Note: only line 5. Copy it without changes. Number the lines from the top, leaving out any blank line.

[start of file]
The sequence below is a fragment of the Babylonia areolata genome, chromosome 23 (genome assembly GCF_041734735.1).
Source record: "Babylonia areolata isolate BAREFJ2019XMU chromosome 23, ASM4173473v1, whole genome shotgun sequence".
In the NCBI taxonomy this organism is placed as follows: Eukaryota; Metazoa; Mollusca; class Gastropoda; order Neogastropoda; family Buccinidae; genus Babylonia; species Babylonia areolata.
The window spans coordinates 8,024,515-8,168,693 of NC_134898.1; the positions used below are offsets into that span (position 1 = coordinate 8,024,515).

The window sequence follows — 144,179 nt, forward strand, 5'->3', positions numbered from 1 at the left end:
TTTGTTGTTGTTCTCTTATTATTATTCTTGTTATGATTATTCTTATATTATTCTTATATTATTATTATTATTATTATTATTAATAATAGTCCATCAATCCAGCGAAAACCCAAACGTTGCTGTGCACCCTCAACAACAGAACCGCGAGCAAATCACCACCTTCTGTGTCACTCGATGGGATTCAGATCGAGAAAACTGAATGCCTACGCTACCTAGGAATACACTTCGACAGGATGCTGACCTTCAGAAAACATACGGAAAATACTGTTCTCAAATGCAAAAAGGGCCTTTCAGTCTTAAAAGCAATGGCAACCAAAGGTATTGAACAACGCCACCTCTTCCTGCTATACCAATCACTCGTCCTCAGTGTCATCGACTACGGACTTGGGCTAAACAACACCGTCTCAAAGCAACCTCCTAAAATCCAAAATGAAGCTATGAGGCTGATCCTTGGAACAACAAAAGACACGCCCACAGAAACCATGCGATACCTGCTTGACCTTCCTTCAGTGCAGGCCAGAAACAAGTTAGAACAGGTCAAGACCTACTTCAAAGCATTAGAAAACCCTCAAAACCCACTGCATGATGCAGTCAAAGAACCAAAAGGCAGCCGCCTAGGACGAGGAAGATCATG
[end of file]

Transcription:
The window sequence follows — 144,179 nt, forward strand, 5'->3', positions numbered from 1 at the left end: